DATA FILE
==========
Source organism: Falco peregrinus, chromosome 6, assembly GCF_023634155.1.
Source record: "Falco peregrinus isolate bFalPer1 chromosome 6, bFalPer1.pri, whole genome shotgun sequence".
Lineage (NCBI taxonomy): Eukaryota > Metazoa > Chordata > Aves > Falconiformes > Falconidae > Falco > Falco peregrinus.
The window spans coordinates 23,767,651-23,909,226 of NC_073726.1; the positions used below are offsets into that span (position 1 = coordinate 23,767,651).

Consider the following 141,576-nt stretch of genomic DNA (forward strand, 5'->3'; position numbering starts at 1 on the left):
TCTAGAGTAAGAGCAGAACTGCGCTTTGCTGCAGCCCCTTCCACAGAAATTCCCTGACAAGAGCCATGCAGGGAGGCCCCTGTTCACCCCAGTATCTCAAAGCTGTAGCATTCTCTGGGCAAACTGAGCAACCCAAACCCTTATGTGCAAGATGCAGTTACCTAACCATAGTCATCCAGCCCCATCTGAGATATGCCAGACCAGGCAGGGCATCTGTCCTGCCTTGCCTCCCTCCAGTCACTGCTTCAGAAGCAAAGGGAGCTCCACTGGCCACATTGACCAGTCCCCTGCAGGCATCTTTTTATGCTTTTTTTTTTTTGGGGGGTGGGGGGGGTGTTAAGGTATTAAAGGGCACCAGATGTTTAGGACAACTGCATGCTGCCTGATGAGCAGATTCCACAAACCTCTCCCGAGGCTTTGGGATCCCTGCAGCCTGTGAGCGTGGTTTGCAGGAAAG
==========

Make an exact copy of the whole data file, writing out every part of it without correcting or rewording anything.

Source organism: Falco peregrinus, chromosome 6, assembly GCF_023634155.1.
Source record: "Falco peregrinus isolate bFalPer1 chromosome 6, bFalPer1.pri, whole genome shotgun sequence".
Lineage (NCBI taxonomy): Eukaryota > Metazoa > Chordata > Aves > Falconiformes > Falconidae > Falco > Falco peregrinus.
The window spans coordinates 23,767,651-23,909,226 of NC_073726.1; the positions used below are offsets into that span (position 1 = coordinate 23,767,651).

Consider the following 141,576-nt stretch of genomic DNA (forward strand, 5'->3'; position numbering starts at 1 on the left):
TCTAGAGTAAGAGCAGAACTGCGCTTTGCTGCAGCCCCTTCCACAGAAATTCCCTGACAAGAGCCATGCAGGGAGGCCCCTGTTCACCCCAGTATCTCAAAGCTGTAGCATTCTCTGGGCAAACTGAGCAACCCAAACCCTTATGTGCAAGATGCAGTTACCTAACCATAGTCATCCAGCCCCATCTGAGATATGCCAGACCAGGCAGGGCATCTGTCCTGCCTTGCCTCCCTCCAGTCACTGCTTCAGAAGCAAAGGGAGCTCCACTGGCCACATTGACCAGTCCCCTGCAGGCATCTTTTTATGCTTTTTTTTTTTTGGGGGGTGGGGGGGGTGTTAAGGTATTAAAGGGCACCAGATGTTTAGGACAACTGCATGCTGCCTGATGAGCAGATTCCACAAACCTCTCCCGAGGCTTTGGGATCCCTGCAGCCTGTGAGCGTGGTTTGCAGGAAAG